Still, for African-American filmmakers living in a society that largely operates based on racial differences, concepts of race, culture and identity can overlap. There’s no escaping the impact of these concepts on our worldview and, consequently, our work. Justin Simien’s Dear White People centers on Black college students on a predominantly White campus who find their blackness to be a source of oppression and identity confusion, but also a source of community, which Simien relates to his own experiences.

Justin Simien: “Growing up, I was everything I wasn’t ‘supposed’ to be. So I was always finding myself, in and outside of Black communities, having to sort of explain myself. I think those neuroses made me a better filmmaker, because I have a movie about it now. It’s a cultural experience I had specifically because of my skin color, and it’s informed me as a person.”

The significance of the 1990s era of transformation within Black cinema was a point everyone could agree on. On one hand, there was the rise of directors like John Singleton, Spike Lee, the Hughes Brothers, and others. On the other, the influx of films like Boyz n the Hood, Menace II Society and Juice meant images of “gangstas” and “thugs,” a concept that didn’t take well financially overseas. Particularly, middle class Africans on different parts of the continent felt a tangible shift in how they saw Black Americans in film and TV during the ’90s, causing them to want to distance themselves from that culture.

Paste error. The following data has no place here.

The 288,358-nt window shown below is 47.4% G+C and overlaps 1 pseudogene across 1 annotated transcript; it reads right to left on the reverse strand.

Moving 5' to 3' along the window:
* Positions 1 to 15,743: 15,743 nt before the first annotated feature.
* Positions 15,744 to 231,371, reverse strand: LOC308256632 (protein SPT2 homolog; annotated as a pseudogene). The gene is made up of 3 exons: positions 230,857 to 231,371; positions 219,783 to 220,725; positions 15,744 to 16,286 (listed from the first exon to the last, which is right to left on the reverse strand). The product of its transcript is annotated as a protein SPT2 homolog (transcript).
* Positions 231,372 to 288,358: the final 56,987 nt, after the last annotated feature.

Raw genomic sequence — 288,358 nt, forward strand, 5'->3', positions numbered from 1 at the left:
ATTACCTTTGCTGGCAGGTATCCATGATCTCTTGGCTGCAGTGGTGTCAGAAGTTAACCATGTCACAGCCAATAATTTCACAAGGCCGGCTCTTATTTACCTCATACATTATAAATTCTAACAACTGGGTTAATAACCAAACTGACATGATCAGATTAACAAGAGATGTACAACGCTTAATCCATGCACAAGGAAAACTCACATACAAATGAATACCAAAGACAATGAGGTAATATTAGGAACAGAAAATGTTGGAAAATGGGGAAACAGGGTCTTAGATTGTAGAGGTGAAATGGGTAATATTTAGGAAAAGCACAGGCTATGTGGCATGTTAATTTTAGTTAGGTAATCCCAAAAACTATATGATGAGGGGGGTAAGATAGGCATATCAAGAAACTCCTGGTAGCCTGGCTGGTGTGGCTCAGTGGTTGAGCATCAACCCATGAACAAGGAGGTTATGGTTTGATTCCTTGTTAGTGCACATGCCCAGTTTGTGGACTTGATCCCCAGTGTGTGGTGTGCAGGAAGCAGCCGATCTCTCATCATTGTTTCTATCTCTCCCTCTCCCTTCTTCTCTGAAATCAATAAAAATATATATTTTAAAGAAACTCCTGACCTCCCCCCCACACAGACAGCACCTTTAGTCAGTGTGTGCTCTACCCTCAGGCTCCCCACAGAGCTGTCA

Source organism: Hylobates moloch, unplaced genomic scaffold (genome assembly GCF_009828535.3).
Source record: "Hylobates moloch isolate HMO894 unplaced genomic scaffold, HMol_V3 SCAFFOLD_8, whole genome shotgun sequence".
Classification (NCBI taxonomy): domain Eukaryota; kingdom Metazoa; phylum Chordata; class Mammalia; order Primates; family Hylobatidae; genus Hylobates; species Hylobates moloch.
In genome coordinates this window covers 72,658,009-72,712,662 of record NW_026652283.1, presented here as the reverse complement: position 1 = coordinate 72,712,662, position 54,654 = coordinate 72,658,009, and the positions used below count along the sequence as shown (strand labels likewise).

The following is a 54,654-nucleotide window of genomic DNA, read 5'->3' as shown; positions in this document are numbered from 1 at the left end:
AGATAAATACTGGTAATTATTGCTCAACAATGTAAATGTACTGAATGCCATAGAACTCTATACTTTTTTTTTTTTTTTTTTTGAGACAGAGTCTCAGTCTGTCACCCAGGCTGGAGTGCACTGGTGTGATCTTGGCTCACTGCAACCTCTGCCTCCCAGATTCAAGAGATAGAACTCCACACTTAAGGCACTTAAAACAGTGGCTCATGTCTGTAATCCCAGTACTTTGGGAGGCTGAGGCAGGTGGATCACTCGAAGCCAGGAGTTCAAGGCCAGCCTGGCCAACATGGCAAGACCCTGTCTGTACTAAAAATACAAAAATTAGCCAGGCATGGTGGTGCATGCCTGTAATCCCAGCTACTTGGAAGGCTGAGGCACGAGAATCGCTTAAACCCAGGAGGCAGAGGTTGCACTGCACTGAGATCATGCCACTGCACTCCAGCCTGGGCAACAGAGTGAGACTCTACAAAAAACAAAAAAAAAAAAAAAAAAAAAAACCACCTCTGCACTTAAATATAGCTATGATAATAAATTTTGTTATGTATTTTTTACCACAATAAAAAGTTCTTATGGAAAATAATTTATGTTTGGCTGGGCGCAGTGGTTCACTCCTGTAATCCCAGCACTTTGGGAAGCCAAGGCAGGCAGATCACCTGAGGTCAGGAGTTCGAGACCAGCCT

Peres Owino: “Growing up in Kenya, you would see Carl Lewis, Michael Jackson, Prince. And then suddenly around the early ’90s, it switched. All of a sudden, it was cops and bad boys. O. J. Simpson was being chased down the street. For me, that’s when it completely changed.”

Chika Anadu: “I think about how it has flipped, how we thought about African-Americans when I was a child in primary school and how I think about them now. I don’t want anyone to mistake me for African-American, because you watch some films and it’s all about negative stuff—violence, gangsters or people who aren’t speaking properly. I know a lot of African-Americans now who speak as well as I do, but you never see that in the films. So film is very powerful. And I think we’re lucky to be in a position to then show different points of view.”

Ultimately, the audience is key in determining what projects are made and sold, and how far they travel. By connecting directly with his audience through a viral YouTube video, Simien was able to raise part of his budget through crowd-funding, and the rest through independent financiers.

Justin Simien: “I took my tax refund, I made a concept trailer and I put it on YouTube, because that was the only step I could take. And eventually, in taking those little steps, we found out we had an audience wanting this movie to happen. Just on spec[ulation], they were really into it, and being able to show that is how it got financed.”

Anadu plans to self-distribute B for Boy, and is also confident that a Nigerian audience will support the film.

Chika Anadu: “I’m lucky as a Nigerian, because apart from the fact that we have the population, we consume our own stuff. We might go see the American blockbusters, because they all come. But when there is a Nigerian film in the cinemas, people will see it. We love to see ourselves on screen.”